Saul offered his elder daughter Merav as a wife to the now-popular David after his victory over Goliath, but David demurred. David distinguishes himself in the Philistine wars. Upon David’s return from battle, the women praise him in song: “Saul has slain his thousands and David his tens of thousands,” implying that David is the more incredible warrior. King Saul fears David’s growing popularity and henceforth views him as a rival to the throne.

Saul’s son Jonathan and David become close friends. Jonathan recognizes David as the rightful king and “made a covenant with David because he loved him as his own soul.” Jonathan even gives David his military clothes, symbolizing David’s position as successor to Saul.


In This Photo: The Bible, there are two different accounts of Saul’s first meeting with David. According to the first story, Saul was struck by difficult mood swings. So Saul’s servants suggest that he bring David, son of Yishai Beit Halami, who is described in their words as “knowing how to play the instrument and mighty in valor and a man of war and wise in speech” (1 Samuel 16:16-18) for him to play before him. Indeed David’s playing does have a positive effect on him. So Saul loves David and appoints him the armor-bearer.

Saul Chases David

On two occasions, Saul threw a spear at David as he played the harp for Saul. David becomes increasingly successful, and Saul becomes increasingly resentful. Now Saul actively plots against David. Saul offered his other daughter, Michal, marriage to David. David initially rejects this offer also, claiming he is too poor. King Saul offers to accept a bride price of 100 Philistine foreskins, intending that David die in the attempt. Instead, David obtains 200 foreskins and is consequently married to Michal.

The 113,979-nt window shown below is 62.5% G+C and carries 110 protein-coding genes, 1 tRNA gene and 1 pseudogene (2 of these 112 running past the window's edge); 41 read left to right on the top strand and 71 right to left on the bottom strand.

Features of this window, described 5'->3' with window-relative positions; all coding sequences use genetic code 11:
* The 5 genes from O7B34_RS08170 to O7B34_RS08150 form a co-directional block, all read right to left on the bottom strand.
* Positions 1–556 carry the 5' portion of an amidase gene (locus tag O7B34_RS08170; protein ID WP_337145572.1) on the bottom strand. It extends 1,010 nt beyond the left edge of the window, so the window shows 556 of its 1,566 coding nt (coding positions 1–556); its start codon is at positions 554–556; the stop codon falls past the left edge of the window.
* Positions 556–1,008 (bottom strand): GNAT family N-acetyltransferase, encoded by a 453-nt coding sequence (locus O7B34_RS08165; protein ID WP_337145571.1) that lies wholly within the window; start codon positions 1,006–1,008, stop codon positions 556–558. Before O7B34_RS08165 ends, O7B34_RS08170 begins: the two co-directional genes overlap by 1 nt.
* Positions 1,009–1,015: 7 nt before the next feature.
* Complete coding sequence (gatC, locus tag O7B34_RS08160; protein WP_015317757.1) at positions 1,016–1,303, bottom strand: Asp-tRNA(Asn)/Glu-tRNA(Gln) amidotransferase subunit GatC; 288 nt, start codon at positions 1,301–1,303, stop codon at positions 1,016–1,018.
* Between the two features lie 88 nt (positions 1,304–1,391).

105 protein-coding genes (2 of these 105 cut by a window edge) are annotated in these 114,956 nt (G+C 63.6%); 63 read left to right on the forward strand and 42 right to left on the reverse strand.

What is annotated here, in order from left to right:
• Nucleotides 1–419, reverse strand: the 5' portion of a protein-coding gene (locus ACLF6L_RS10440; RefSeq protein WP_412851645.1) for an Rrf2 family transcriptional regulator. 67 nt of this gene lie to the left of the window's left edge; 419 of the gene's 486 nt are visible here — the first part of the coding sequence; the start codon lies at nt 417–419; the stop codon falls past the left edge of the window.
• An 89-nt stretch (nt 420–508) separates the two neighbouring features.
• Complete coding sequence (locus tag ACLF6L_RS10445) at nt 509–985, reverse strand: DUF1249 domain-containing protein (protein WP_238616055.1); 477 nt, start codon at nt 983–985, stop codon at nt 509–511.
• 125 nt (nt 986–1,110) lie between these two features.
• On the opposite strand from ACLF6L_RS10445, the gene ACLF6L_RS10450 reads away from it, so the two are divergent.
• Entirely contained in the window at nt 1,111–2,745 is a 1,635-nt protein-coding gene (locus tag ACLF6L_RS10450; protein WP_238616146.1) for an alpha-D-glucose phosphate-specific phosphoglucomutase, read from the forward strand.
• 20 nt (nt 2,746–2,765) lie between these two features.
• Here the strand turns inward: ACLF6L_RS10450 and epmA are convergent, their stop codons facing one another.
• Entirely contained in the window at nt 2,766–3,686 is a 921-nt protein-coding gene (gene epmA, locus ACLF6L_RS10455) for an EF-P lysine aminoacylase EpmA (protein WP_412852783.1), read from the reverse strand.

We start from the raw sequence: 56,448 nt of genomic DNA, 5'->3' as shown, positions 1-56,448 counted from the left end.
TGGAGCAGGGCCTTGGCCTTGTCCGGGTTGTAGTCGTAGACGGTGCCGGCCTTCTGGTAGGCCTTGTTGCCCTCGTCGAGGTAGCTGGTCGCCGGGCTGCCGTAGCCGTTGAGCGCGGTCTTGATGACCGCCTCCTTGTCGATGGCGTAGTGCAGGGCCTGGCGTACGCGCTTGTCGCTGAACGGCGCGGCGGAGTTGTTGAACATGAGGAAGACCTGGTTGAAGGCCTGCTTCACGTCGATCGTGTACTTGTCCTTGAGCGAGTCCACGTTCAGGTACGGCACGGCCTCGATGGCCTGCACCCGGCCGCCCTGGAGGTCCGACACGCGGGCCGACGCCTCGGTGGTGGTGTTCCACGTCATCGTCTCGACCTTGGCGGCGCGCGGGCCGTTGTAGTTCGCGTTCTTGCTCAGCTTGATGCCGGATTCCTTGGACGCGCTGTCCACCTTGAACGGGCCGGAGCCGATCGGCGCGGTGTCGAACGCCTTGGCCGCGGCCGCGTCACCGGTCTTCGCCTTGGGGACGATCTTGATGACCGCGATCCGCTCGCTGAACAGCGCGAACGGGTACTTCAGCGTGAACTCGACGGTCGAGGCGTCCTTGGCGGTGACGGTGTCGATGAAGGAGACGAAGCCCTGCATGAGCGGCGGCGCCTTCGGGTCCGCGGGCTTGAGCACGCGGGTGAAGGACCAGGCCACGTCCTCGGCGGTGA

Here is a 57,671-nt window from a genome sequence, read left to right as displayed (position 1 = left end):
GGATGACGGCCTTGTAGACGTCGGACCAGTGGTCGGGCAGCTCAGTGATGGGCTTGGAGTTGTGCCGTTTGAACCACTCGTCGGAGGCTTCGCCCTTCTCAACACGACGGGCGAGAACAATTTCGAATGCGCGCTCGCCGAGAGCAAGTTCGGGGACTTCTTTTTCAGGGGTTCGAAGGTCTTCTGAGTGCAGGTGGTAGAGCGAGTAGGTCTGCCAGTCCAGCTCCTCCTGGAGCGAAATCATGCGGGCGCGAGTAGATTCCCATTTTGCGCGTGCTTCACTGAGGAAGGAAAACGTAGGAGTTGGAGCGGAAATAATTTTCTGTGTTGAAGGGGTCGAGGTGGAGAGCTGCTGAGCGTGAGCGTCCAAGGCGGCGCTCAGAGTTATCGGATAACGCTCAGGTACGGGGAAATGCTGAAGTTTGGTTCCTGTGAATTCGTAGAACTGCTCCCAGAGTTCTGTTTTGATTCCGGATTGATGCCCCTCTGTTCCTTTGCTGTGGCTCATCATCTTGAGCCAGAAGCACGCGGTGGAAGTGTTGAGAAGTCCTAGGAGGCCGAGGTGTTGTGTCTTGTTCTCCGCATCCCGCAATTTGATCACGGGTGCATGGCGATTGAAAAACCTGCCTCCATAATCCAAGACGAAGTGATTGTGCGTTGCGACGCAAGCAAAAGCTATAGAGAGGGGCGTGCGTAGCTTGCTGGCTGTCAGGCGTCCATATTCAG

Israel Archaeological Seven Day Tour - Tel Beit Shean
In This Photo: Beit Shean National Park – Where the Philistines Hung the Bodies of Saul and His Sons

Jonathan arranges a short-lived reconciliation between Saul and David, and for a while, David served Saul “as in times past” (1 Samuel 19:1–7) until “the distressing spirit from the Lord” re-appeared. Saul sends assassins in the night, but Michal helps him escape, tricking them by placing a household idol in his bed. David flees to Jonathan, who arranges a meeting with his father. While dining with Saul, Jonathan explains David’s absence, saying he has been called away to his brothers.

But Saul sees through the ruse and reprimands Jonathan for protecting David, warning him that his love of David will cost him the kingdom, furiously throwing a spear at him. Jonathan meets with David the next day and tells him about Saul’s intent. The two friends say their goodbyes, and David flees into the countryside. Saul later marries Michal to another man.